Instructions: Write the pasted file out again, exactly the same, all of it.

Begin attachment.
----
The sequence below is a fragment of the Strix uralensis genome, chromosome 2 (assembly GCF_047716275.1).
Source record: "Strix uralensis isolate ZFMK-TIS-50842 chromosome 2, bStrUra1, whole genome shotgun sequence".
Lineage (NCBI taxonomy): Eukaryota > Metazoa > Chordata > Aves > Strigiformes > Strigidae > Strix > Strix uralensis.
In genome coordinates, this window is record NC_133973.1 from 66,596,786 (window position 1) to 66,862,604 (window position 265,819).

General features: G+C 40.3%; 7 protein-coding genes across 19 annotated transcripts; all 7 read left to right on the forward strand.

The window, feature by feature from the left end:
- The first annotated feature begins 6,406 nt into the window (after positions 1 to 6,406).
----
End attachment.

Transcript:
The sequence below is a fragment of the Strix uralensis genome, chromosome 2 (assembly GCF_047716275.1).
Source record: "Strix uralensis isolate ZFMK-TIS-50842 chromosome 2, bStrUra1, whole genome shotgun sequence".
Lineage (NCBI taxonomy): Eukaryota > Metazoa > Chordata > Aves > Strigiformes > Strigidae > Strix > Strix uralensis.
In genome coordinates, this window is record NC_133973.1 from 66,596,786 (window position 1) to 66,862,604 (window position 265,819).

General features: G+C 40.3%; 7 protein-coding genes across 19 annotated transcripts; all 7 read left to right on the forward strand.

The window, feature by feature from the left end:
- The first annotated feature begins 6,406 nt into the window (after positions 1 to 6,406).